Travel management is huge.
Really, ridiculously huge.
There are countless phrases, words and acronyms that form part of the everyday lingo for those in the industry; but what about if you’re sat just outside of the business travel industry? What if you’re a client who’s trying to keep up with what their travel management company is doing, constantly googling some of the industry’s most niche terms?
To that we would say break it all down and get the basics covered, one topic at a time.
Let’s start with rail bookings; there are countless terms that are specific to train travel, as well as industry inside information, like the pros and cons to printing your own train tickets, or the exact timings of off-peak and super off-peak tickets.
Whether you currently use a TMC or not, the following definitions and useful information will clue you up on everything that you need to know about rail booking and train travel – and could provide insight into how your make savings on your travel spend.
Definition of ATOC:
ATOC is the Association of Train Operating Companies; they own National Rail and provide a number of key services to the railway industry, such as managing railcard discount schemes and any National Rail enquiries.
Definition of Split-ticketing:
Split ticketing is the process of buying separate train tickets for different parts of a journey, instead of buying a ticket for the whole thing. Split-ticketing will often be advised by your travel management company as a way of making your train travel cheaper, whilst remaining within the train companies’ terms and conditions.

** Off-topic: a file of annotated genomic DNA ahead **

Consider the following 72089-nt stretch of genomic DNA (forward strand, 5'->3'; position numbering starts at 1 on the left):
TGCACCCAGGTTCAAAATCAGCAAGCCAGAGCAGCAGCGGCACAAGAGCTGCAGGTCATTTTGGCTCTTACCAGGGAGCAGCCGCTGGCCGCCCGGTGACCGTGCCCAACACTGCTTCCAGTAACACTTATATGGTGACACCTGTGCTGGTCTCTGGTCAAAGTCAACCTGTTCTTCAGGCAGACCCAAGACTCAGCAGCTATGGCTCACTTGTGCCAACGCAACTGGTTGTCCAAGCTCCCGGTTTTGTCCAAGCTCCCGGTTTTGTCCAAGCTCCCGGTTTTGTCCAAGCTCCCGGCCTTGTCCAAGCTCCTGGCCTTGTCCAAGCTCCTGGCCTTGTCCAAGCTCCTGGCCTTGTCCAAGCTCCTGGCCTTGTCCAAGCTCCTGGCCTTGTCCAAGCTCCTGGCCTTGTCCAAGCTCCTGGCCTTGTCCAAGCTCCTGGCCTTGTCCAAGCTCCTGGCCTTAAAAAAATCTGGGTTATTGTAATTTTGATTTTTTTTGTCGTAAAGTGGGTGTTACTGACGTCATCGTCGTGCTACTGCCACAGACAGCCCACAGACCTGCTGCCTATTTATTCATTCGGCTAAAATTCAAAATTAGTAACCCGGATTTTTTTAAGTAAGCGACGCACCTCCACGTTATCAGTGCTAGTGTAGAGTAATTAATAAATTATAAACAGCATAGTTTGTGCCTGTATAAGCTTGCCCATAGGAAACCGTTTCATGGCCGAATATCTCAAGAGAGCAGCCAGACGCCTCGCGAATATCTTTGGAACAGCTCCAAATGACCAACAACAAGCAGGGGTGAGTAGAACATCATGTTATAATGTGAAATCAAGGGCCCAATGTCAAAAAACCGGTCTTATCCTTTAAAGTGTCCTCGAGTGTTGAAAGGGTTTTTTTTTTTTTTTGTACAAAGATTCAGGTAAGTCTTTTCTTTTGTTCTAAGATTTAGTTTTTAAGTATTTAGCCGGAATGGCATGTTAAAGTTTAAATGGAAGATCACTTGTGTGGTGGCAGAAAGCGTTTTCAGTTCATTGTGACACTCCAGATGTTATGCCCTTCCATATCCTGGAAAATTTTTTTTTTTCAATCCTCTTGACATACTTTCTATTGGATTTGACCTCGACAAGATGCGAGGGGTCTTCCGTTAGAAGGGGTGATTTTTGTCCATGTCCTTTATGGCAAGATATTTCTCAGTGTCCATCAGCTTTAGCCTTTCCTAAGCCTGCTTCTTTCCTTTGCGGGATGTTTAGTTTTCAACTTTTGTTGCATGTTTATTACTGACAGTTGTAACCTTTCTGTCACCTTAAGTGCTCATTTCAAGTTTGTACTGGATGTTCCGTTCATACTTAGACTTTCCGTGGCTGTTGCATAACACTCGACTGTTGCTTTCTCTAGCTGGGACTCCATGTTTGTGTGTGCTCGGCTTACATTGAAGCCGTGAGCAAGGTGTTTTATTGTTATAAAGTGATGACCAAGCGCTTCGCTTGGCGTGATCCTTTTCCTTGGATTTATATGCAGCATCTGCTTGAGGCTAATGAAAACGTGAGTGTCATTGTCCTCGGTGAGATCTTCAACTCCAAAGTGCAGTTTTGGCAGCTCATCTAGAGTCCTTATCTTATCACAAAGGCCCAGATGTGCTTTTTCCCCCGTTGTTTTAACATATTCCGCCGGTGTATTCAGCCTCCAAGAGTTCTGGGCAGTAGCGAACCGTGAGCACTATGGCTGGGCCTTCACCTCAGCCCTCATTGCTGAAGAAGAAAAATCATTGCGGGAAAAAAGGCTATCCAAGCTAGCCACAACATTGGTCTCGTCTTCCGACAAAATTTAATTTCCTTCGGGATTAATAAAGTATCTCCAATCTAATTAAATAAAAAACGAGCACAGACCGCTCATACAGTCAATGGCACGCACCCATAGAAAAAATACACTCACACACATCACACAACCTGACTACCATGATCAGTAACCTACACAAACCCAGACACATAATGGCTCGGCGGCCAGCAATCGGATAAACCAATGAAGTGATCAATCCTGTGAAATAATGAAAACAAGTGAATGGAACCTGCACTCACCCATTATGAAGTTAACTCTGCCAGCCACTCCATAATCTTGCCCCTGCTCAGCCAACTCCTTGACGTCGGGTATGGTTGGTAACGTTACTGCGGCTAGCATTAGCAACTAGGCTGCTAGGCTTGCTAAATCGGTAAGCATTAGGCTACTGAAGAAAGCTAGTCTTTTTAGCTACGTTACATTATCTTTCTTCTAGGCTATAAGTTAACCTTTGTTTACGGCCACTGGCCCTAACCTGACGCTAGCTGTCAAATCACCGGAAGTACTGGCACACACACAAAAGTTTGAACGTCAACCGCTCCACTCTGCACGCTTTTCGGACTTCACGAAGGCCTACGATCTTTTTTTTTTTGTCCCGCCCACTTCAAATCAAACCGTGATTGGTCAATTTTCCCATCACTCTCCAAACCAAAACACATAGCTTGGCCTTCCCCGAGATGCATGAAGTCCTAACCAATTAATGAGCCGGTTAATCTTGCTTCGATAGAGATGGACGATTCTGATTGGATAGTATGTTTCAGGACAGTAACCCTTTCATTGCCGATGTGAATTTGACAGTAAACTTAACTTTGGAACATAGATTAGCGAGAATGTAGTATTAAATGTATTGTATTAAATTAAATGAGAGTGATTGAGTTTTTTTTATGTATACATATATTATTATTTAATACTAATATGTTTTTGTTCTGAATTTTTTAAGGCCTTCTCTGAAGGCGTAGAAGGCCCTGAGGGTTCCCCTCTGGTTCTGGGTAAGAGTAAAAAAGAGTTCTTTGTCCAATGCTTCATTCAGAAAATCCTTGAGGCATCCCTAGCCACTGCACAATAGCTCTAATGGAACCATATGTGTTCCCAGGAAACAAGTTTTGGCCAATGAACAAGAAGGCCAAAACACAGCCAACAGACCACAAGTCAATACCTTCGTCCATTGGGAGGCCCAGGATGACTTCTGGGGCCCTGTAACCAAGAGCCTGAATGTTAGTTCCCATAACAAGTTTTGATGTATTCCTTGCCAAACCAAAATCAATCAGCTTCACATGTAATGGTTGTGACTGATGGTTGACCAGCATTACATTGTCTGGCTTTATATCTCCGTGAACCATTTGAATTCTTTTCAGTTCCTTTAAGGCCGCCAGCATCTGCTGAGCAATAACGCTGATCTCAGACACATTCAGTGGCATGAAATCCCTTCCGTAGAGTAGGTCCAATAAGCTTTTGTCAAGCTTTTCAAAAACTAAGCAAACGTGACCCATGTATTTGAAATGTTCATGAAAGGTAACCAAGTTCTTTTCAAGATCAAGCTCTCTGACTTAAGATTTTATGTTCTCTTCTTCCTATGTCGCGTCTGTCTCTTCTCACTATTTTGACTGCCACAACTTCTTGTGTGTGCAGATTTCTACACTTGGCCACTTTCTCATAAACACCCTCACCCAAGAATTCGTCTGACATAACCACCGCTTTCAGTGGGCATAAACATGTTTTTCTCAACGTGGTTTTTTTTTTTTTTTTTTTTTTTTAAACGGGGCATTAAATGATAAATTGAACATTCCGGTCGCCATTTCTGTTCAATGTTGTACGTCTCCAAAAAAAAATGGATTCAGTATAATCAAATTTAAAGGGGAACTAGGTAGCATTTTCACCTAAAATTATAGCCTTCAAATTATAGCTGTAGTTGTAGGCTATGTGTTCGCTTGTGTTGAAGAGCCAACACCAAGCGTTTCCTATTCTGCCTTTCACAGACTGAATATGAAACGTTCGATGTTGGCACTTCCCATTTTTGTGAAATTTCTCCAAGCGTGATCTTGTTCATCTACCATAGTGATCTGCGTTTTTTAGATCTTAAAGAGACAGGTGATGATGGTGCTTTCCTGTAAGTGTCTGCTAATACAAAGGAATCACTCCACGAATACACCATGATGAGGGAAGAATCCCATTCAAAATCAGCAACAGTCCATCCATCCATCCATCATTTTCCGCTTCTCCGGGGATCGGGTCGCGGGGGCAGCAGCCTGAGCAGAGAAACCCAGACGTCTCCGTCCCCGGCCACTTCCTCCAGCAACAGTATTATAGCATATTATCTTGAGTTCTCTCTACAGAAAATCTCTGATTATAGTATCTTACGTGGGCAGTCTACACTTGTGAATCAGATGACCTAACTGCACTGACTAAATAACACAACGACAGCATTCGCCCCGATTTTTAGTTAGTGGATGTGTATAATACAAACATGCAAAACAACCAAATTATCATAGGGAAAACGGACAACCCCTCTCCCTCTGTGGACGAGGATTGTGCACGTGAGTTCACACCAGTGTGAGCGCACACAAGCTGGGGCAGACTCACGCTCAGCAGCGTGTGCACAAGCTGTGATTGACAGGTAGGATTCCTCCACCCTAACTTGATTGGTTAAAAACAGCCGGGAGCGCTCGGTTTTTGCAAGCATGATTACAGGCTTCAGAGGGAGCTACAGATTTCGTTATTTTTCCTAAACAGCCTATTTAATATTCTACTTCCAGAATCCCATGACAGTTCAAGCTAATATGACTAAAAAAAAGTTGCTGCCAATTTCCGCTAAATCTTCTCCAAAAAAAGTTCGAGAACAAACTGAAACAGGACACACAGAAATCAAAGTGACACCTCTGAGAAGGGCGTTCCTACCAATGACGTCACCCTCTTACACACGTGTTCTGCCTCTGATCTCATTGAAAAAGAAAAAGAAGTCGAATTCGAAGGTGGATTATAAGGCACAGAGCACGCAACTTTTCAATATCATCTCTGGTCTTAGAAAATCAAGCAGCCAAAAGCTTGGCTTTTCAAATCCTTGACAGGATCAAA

Definition of lead time:
In business travel, lead-time is the number of days between making a booking and the actual date of travel and it’s a major point to consider when it comes to travel management as it can create significant savings.
As is the case with most things in life, the further ahead you book your travel, the lower the price will be – this is certainly the case when it comes to train travel and it’s worth taking advantage of advance fares if your calendar is fairly concrete…
To print or not to self-print?
Self-printing your train tickets might sound like the most convenient option, and it certainly can be for many business travellers, but that really hinges on how likely your plans are to change.
Self-printed tickets are non-exchangeable and non-refundable because the train company doesn’t know that your copy of the ticket is the only copy; if not, then you could have easily bought a ticket, made a multiple copies and then asked for a refund, getting your ticket for free and the train companies are far too smart to let that happen. This is also why self-printing is only available for advance bookings.
Off-peak train times:
– Mon – Fri; Not valid for arrival into London before 11:30am
– Mon – Fri; Not valid for leaving London before 9:30am and between 3-6:45pm
– Weekend; Valid on trains at weekends and on public holidays
Super Off-peak train times:
– Mon- Fri; Not valid for arrival into London before 1pm and between 3-8:30pm
– Mon- Fri; Not valid leaving London before 11am and between 1:30pm- 8:15pm
– Weekend; Not valid for arrival into London before 12pm and between 5:45pm- 8pm
– Weekend; Not valid for leaving London before 10:30 and 4:30- 6:30pm
It’s worth pointing out that these are only given as guidelines by the train companies, and it would be wise to double check this before booking. Each ticket is given a 2 letter restriction code just underneath the booking reference; you can input the code on the National Rail website and it will tell you the proper off peak/super off peak validity for that ticket. Of course, if you use a TMC then they will take care of this for you…
So, that’s the basics covered – however, there is of course more to know. If there are still travel management terms that leave your head in a spin (not that you’d ever let anyone know…) then you can download our comprehensive, complimentary travel management glossary, which breaks down all of travel management’s key terms. Just click below to download your copy.